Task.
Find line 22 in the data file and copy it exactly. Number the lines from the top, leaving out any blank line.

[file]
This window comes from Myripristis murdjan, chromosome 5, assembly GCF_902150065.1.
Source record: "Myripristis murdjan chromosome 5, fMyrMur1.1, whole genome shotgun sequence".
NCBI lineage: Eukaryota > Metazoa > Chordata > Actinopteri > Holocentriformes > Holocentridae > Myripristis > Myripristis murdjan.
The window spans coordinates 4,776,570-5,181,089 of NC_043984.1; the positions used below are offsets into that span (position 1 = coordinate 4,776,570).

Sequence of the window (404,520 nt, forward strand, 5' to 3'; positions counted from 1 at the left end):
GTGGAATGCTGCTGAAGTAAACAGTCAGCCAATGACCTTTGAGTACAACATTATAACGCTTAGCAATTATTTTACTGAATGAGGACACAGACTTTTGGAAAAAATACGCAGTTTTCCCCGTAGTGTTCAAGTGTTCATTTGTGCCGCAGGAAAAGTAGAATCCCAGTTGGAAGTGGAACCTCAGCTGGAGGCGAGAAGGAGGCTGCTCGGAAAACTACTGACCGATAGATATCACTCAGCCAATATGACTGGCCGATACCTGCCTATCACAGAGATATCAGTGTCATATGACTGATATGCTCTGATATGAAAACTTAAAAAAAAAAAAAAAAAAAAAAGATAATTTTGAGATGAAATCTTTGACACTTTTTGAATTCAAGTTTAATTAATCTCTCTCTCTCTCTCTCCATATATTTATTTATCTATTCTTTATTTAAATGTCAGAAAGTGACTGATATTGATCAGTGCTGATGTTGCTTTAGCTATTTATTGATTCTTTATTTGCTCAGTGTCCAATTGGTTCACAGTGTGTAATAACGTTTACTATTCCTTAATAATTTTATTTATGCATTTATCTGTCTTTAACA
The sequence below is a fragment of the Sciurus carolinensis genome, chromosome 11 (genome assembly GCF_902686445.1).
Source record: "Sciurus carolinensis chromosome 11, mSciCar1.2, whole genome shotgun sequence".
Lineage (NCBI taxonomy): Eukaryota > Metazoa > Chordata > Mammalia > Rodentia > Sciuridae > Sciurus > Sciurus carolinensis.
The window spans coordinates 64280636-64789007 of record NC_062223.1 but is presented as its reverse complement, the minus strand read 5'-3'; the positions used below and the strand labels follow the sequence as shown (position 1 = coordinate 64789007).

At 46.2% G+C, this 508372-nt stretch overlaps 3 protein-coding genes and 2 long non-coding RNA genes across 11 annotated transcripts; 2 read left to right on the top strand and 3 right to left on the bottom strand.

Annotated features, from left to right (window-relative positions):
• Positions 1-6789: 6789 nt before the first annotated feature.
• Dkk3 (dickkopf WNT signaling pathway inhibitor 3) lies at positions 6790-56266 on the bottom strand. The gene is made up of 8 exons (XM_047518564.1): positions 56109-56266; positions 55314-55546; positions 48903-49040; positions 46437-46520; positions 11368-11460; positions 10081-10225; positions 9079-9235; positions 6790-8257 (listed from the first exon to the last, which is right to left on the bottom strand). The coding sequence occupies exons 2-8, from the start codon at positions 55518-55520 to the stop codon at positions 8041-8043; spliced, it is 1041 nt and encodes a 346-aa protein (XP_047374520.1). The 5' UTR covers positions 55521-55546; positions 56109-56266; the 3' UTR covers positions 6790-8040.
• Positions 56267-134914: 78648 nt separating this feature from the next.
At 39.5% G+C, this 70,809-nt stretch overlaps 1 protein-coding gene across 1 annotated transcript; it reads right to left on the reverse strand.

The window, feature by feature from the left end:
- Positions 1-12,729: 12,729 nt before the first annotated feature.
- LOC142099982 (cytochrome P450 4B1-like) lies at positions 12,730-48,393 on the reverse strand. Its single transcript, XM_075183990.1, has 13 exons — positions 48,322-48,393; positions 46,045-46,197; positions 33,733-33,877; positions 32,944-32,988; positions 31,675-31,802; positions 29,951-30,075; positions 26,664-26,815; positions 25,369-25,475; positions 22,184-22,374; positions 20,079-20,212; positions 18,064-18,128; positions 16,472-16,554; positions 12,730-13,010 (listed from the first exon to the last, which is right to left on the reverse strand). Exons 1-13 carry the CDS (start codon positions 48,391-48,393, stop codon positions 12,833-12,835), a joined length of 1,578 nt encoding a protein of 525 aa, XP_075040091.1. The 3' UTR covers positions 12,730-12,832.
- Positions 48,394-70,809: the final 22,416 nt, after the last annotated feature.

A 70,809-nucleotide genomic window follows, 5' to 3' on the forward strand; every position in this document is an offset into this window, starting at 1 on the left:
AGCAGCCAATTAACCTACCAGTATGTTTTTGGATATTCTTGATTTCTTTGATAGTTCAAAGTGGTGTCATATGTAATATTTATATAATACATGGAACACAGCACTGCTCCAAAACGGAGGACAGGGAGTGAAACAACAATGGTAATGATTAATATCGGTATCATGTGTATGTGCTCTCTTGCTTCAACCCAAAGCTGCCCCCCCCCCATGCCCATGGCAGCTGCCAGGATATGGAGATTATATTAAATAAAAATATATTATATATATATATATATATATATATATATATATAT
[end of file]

AGCAGCCAATTAACCTACCAGTATGTTTTTGGATATTCTTGATTTCTTTGATAGTTCAAAGTGGTGTCATATGTAATATTTATATAATACATGGAACACAGCACTGCTCCAAAACGGAGGACAGGGAGTGAAACAACAATGGTAATGATTAATATCGGTATCATGTGTATGTGCTCTCTTGCTTCAACCCAAAGCTGCCCCCCCCCCATGCCCATGGCAGCTGCCAGGATATGGAGATTATATTAAATAAAAATATATTATATATATATATATATATATATATATATATATAT